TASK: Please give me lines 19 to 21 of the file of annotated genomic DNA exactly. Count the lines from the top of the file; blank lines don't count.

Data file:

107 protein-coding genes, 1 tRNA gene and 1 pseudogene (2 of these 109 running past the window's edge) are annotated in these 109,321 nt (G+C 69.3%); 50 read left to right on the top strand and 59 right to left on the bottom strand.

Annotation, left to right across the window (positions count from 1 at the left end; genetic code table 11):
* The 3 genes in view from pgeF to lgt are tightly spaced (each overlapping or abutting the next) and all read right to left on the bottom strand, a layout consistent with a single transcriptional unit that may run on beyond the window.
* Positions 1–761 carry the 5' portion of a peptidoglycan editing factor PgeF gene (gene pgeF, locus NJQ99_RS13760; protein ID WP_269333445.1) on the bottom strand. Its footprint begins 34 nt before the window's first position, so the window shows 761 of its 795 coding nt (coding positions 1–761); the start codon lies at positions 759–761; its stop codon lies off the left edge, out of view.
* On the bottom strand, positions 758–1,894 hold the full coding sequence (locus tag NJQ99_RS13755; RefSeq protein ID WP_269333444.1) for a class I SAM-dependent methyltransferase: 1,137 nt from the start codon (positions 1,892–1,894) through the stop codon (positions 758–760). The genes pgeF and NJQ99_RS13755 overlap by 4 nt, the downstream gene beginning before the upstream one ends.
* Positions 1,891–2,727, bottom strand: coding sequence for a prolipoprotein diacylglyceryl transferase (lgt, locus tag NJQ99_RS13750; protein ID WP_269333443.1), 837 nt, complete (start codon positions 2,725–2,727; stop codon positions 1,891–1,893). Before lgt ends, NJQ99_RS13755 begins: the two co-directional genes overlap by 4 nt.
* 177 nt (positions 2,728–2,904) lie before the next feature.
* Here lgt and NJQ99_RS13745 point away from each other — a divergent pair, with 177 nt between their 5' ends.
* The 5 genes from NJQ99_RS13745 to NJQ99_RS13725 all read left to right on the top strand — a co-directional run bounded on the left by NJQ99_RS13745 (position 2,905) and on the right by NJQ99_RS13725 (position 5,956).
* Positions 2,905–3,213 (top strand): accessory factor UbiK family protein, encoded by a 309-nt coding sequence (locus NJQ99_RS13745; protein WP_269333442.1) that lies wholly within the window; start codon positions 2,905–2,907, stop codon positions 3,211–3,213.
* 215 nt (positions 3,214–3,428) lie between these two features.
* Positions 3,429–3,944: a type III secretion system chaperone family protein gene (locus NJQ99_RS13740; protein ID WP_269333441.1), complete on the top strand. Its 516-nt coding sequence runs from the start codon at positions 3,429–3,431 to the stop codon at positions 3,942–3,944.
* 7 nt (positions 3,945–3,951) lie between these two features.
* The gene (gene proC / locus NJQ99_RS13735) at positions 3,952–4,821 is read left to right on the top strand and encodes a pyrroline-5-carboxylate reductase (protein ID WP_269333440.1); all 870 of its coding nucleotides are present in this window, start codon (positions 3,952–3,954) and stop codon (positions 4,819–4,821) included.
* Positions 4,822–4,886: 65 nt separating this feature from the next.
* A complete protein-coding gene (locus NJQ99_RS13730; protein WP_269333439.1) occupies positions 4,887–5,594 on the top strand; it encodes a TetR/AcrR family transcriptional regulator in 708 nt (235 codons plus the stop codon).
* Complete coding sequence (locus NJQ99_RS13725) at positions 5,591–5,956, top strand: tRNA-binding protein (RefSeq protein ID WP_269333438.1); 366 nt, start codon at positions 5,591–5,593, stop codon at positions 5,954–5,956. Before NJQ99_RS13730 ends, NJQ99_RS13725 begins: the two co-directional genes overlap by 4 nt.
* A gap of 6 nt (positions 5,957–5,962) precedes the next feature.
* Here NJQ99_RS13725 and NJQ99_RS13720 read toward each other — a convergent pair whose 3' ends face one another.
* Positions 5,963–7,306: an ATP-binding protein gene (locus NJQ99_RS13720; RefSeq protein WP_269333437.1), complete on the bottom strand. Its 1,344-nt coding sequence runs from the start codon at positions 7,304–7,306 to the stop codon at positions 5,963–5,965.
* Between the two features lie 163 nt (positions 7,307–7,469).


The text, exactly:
* Here NJQ99_RS13725 and NJQ99_RS13720 read toward each other — a convergent pair whose 3' ends face one another.
* Positions 5,963–7,306: an ATP-binding protein gene (locus NJQ99_RS13720; RefSeq protein WP_269333437.1), complete on the bottom strand. Its 1,344-nt coding sequence runs from the start codon at positions 7,304–7,306 to the stop codon at positions 5,963–5,965.
* Between the two features lie 163 nt (positions 7,307–7,469).